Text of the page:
That’s nonsense–every possible means of radically reducing our carbon emissions will impose high costs and lifestyle changes on the public.

At some point, you just have to ask: WTF?  “Every possible means” has high cost?  Well, let us be clear, Thomas Donahue is absolutely not interested in discussing full costs.   Want to talk about “fuzzy”?  Where is Donahue in talking about the health costs from coal-fired electricity pollution?  Where is Donahue in talking about the implications of Global Warming and the costs of species going extinct, agricultural production distrupted through weather pattern changes, and dealing with the impacts of rising ocean levels and more severe weather?  Want to talk about “fuzzy”?  Donahue is skilled at blurring the situation. 

You may not like a gas tax–but cap-and-trade could impose even greater increases than a tax would.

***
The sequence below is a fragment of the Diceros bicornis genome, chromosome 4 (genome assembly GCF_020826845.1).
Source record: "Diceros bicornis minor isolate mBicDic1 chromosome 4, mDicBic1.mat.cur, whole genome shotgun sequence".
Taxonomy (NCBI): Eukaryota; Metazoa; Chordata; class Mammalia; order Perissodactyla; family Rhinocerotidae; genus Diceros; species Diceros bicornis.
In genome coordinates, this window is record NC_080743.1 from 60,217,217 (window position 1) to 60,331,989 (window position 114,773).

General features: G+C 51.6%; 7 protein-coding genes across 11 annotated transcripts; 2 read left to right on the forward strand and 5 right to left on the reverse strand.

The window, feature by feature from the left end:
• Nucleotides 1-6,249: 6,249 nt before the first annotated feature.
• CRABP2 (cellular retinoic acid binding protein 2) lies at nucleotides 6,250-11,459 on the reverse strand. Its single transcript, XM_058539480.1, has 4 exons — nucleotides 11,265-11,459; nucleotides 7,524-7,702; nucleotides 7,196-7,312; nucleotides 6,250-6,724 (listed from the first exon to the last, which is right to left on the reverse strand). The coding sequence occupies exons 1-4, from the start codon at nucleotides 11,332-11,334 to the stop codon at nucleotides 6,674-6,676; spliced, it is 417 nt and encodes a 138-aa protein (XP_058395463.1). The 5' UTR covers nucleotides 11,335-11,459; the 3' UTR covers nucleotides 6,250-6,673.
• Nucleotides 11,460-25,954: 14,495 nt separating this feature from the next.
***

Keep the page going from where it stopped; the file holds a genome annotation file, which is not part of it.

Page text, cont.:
Well, let us talk about fuzzy.

  1. This is not a balanced discussion. Why?  Would those cost increases lead to reduced use (efficiency)?  California has very high electricity rates (per kilowatt hour) but has kept per capita use stable for 30 years while the rest of the United States has seen a 60% increase.  Californians pay more per kilowatt hour than most other Americans, but have seen their bills go up far less than other Americans because California’s policies use those extra resources for reducing use (efficiency) and investing in renewable power (which provides price stability in the face of fossil fuel uncertainties with near zero pollution).   
  2. What would those revenues be used for? For example, if the auction revenue were used for energy efficiency and renewable energy programs, Americans might be paying a little bit today as an investment to lower tomorrow’s costs (both directly for energy and indirectly for reduced pollution and improved health).

No, Tom simply wants to confuse and enrage by only talking about a very limited, stovepiped vision of “cost” rather than being holistic in his approach. 

Let’s continue our look at Tom’s fuzzy and distorting discussion.